This self enforced freedom is a new sensation. I may even admit that it is probably a healthy practice for my rigidly methodical self. I learning to trust my intuition, be guided by my feelings more than my to-do list, and most importantly stop berating myself for not doing something “right”.

When I feel stuck I rewind to my mood board, I revisit the theme, I read my character’s bio and imagine speaking with her, I listen to the playlist of music I created for the project, or I write down even more potential scenes. I let myself live in those moments of planning and inspiration without getting upset with myself for not strictly “writing”.

From my point of view all of these activities are writing. Even if I am laying on the floor in a dark basement listening to Bobby Gentry.

A Ghost is a Wish – Day 1

I have revived a screenplay from a dusty corner of the attic of my brain and polished off a mere concept, a character that unintentionally wills the manifestation of ghosts around her.

Photograph taken by Kristen Heimstra, 2014 (probably)

Knowing that I have a lot of overtime banked hours and unused vacation days at work I spent the month of May preparing to take time off and write a screenplay in June (seeing as travel or seeing family is off the table for a while). Or at least start. I am a firm believer in setting goals but with a project as large as a feature film I have decided to learn as I go. I have never done this before. My goal isn’t necessarily a finished screenplay, a draft, or even a complete outline (but, of course, I will strive for these things) my tangible goal is that I work on it every single day this month. Realistic. Attainable.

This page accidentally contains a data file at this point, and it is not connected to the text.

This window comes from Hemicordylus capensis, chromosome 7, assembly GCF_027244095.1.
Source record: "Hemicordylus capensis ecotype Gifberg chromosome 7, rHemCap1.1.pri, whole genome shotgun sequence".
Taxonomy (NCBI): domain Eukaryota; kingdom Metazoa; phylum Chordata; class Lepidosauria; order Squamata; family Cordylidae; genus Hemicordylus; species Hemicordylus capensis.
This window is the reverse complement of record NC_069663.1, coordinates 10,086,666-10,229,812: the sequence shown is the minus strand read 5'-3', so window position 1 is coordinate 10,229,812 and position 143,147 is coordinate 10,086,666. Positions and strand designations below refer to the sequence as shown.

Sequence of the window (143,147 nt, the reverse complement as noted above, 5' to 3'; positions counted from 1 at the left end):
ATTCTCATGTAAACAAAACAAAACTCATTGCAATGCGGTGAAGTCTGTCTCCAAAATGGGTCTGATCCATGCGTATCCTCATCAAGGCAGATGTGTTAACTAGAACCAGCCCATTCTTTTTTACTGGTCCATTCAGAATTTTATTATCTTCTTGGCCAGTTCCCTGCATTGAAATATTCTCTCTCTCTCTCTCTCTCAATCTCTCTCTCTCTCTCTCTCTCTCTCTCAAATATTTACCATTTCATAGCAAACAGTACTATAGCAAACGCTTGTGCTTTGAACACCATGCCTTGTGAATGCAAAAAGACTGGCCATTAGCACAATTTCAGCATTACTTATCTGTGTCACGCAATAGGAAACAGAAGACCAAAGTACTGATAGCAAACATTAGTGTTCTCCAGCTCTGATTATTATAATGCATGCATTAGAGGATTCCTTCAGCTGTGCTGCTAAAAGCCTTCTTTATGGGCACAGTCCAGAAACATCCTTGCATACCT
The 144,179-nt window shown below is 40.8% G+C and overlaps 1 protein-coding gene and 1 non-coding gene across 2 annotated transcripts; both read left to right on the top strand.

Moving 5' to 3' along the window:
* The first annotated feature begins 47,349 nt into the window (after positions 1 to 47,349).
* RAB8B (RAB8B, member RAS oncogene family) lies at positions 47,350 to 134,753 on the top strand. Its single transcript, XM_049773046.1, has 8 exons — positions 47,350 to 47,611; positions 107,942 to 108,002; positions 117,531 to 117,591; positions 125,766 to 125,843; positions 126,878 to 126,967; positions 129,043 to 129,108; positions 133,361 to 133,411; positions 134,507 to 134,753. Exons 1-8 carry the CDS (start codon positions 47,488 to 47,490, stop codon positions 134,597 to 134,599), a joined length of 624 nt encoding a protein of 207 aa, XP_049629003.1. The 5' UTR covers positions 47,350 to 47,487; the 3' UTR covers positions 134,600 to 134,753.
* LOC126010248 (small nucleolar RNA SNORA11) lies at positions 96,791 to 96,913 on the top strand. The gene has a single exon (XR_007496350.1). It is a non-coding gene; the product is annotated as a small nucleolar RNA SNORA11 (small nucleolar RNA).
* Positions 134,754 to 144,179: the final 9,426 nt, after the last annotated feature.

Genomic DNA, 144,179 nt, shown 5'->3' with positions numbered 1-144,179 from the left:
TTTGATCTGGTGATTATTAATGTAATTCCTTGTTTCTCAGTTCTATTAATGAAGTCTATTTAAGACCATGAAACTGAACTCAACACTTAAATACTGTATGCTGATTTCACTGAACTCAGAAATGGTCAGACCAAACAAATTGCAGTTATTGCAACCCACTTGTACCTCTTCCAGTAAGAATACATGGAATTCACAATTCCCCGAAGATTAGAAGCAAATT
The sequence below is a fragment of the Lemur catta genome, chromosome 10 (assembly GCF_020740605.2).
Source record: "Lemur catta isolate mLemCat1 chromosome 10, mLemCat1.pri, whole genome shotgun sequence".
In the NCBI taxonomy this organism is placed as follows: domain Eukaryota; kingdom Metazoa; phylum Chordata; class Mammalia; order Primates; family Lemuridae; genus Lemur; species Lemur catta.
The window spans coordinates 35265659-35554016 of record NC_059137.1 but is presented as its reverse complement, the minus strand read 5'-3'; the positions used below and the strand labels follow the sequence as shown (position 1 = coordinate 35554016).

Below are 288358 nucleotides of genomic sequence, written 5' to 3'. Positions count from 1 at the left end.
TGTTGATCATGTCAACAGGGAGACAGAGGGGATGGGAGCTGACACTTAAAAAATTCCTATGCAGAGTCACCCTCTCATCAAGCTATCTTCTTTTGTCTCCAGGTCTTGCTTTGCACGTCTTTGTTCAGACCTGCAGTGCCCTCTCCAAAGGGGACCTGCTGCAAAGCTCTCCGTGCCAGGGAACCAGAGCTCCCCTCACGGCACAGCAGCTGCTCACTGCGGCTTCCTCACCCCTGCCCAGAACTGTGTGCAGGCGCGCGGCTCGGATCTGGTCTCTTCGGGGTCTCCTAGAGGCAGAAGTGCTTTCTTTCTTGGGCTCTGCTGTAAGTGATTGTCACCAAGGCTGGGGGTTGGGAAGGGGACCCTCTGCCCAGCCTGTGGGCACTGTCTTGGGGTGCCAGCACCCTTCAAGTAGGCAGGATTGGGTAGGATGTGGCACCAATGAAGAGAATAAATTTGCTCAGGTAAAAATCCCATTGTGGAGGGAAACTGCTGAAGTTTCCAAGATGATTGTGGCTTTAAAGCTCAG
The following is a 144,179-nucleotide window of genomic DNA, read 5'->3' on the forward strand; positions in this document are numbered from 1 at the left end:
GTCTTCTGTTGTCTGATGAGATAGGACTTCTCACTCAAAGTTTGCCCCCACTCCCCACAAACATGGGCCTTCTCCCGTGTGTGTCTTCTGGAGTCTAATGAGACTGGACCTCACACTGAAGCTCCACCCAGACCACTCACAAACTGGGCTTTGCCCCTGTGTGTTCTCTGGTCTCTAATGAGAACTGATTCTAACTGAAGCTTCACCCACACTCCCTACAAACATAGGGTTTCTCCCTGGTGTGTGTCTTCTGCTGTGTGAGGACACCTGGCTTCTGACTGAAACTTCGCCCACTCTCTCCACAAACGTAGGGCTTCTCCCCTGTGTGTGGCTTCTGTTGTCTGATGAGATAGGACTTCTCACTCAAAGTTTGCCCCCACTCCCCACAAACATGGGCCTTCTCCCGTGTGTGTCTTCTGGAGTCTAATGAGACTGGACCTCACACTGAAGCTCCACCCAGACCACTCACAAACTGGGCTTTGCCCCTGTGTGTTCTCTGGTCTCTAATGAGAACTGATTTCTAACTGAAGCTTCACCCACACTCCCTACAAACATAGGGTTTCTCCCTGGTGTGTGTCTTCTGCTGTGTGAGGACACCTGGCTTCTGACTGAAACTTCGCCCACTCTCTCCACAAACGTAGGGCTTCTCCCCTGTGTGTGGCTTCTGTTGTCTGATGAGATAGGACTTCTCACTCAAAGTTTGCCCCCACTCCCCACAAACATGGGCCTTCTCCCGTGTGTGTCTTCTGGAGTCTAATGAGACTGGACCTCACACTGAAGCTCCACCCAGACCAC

I devoured several books on screenwriting and say what you will about trying to learn an art or a craft from a book, but, I found the process useful. From each of the sources I read I have Frankensteined together a document to guide me through the writing process. I cherry picked what resonated and move on from the rest.

The books on screenwriting/writing that I read:

  • The Hero With A Thousand Faces by Joseph Campbell
  • Mythology by Edith Hamilton
  • Aesop’s Fables
  • Poetics by Aristotle
  • Creating Character Arcs by K. M. Weiland